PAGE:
Symtoms of Ischaemic Heart Disease
In the event of a coronary blockage, the cells forming the heart muscle suffer a reduced oxygen and nutrient supply, which manifests as chest pain.
Chest pain. The pain that usually characterises Ischaemic Heart Disease is described as tightness in the chest which can occasionally radiate to the base of the neck, the jaw, arms (normally the left arm) or back. It is sometimes accompanied by shortness of breath, dizziness, cold sweats, nausea and vomiting, palpitations or even loss of consciousness.
It should be taken into account that pain arising from Ischaemic Heart Disease does not always present such typical characteristics, particularly in as women, the elderly and patients with diabetes. In some cases Ischaemic Heart Disease can present with pain in the upper abdomen, whereas on other occasions shortness of breath is the only symptom.
If you notice any discomfort in your chest, even if it is not one of the typical symptoms described above, then you should visit your doctor as soon as possible.
Shortness of breath (dyspnoea).The heart becomes weaker and can no longer pump blood towards the rest of the body. Therefore blood stagnates in the lungs, which fill with fluid, and it becomes harder to breathe. This is one of the most significant complications because it indicates that the infarction (or angina) is severe.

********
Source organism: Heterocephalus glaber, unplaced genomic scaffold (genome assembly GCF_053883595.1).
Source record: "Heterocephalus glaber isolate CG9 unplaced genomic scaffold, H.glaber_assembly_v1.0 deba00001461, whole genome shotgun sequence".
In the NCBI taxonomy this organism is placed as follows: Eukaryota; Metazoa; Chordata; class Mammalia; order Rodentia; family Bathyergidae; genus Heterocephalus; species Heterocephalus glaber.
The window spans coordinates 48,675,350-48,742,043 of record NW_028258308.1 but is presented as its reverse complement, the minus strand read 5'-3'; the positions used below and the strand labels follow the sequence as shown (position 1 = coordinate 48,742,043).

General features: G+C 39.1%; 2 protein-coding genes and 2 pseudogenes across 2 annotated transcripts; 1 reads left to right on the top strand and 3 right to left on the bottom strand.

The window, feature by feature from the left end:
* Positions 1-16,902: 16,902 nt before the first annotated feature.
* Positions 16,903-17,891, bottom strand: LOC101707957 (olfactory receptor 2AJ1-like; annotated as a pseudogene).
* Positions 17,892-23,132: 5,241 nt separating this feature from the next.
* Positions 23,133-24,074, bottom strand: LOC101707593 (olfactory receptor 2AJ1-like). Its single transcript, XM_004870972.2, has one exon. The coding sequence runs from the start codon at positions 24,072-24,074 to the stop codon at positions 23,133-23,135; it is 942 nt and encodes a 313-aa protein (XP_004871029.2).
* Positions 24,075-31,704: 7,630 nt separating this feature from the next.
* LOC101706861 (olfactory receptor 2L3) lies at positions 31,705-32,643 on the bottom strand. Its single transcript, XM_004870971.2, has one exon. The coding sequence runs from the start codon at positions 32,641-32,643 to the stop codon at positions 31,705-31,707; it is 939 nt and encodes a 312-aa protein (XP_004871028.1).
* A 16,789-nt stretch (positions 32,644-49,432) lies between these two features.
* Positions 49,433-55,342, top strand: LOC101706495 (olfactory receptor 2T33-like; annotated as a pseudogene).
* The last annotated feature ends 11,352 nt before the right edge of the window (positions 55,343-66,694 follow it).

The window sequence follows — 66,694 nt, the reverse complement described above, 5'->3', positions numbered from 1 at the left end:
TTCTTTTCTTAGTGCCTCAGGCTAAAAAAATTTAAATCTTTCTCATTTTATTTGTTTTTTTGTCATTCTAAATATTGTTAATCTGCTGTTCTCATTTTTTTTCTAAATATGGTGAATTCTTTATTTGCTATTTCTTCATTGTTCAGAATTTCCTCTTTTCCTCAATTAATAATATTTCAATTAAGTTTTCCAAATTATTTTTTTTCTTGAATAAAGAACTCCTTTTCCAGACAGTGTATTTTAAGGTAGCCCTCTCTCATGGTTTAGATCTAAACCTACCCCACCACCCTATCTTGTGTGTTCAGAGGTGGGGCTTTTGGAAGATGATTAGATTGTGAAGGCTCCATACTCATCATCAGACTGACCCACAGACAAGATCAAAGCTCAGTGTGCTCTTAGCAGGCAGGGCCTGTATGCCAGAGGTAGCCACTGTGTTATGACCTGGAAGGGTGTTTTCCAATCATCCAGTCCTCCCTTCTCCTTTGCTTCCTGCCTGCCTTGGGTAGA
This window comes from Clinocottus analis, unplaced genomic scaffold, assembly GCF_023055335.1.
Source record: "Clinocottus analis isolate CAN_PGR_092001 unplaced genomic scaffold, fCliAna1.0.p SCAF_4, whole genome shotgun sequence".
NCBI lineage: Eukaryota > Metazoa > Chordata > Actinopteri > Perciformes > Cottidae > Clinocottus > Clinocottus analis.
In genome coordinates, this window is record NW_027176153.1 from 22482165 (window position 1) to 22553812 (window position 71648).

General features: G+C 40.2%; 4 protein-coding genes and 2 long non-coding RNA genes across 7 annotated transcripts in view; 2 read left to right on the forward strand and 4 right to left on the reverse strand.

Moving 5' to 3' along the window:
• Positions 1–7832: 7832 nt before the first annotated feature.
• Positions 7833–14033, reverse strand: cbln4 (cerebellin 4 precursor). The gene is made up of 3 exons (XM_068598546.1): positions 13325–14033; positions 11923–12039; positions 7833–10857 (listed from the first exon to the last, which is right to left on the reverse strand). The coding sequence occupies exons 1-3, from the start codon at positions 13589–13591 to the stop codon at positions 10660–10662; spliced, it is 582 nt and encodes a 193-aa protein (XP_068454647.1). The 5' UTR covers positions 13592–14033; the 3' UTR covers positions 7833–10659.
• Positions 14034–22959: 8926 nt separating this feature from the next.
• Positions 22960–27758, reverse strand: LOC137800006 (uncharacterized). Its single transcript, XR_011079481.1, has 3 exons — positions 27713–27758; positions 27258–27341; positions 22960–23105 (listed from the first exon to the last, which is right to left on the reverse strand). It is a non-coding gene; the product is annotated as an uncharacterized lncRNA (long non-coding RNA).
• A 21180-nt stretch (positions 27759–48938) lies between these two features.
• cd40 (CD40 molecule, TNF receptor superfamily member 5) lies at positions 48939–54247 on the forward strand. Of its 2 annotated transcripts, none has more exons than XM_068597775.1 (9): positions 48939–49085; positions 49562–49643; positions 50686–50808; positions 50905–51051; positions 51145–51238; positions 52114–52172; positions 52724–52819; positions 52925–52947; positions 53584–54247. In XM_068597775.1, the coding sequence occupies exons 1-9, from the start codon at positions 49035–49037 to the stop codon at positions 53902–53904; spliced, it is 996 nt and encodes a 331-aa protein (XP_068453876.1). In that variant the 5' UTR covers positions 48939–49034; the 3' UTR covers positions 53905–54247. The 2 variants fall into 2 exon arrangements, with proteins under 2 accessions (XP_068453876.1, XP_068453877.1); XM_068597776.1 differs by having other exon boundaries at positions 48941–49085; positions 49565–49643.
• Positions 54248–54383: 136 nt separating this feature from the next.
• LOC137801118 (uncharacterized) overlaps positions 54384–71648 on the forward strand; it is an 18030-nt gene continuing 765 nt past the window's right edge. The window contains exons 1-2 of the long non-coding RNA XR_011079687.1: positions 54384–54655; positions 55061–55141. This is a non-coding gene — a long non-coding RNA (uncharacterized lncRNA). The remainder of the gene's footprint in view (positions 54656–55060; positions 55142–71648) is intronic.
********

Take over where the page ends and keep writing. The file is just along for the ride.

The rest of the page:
Palpitations. Patients notice a strong, or offbeat, heartbeat in their chest which could be secondary to an arrhythmia. There are many types of palpitation of varying severity, but they all tend to produce a rapid pulse and a fluttering or thumping feeling in the chest
Sweating, nausea and vomiting. These symptoms may all appear together or individually. In reality they are caused by the body’s response, specifically that of the nervous system, to the heart muscle ischaemia which represents a serious injury.
Loss of consciousness. In the context of an infarction a loss of consciousness is due to problems with the heart’s electrical conduction or the presence of severe arrhythmias, because it loses all capacity to pump blood (cardiac arrest).
When should I visit doctor?
You should always visit your doctor whenever you notice any pain in the chest as it is essential to identify the presence of a heart attack as soon as possible. If a coronary artery is blocked, then the cells which form the heart are dying. Therefore, time is of the essence; the artery needs to be unblocked at the earliest opportunity in an attempt to save as many cardiac cells as possible.
If you experience chest pain, then you should call 112 emergency services immediately and request assistance. Do not take public or personal transport; the quickest form of receiving medical attention is to wait for the ambulance to arrive. You must not drive because you would be placing yourself and other drivers and pedestrians at risk.
Some people notice tingling or mild discomfort in the chest that varies when they move or change their position. In general these symptoms are not connected to heart disease, but nevertheless, whenever there is doubt, you must visit your doctor.
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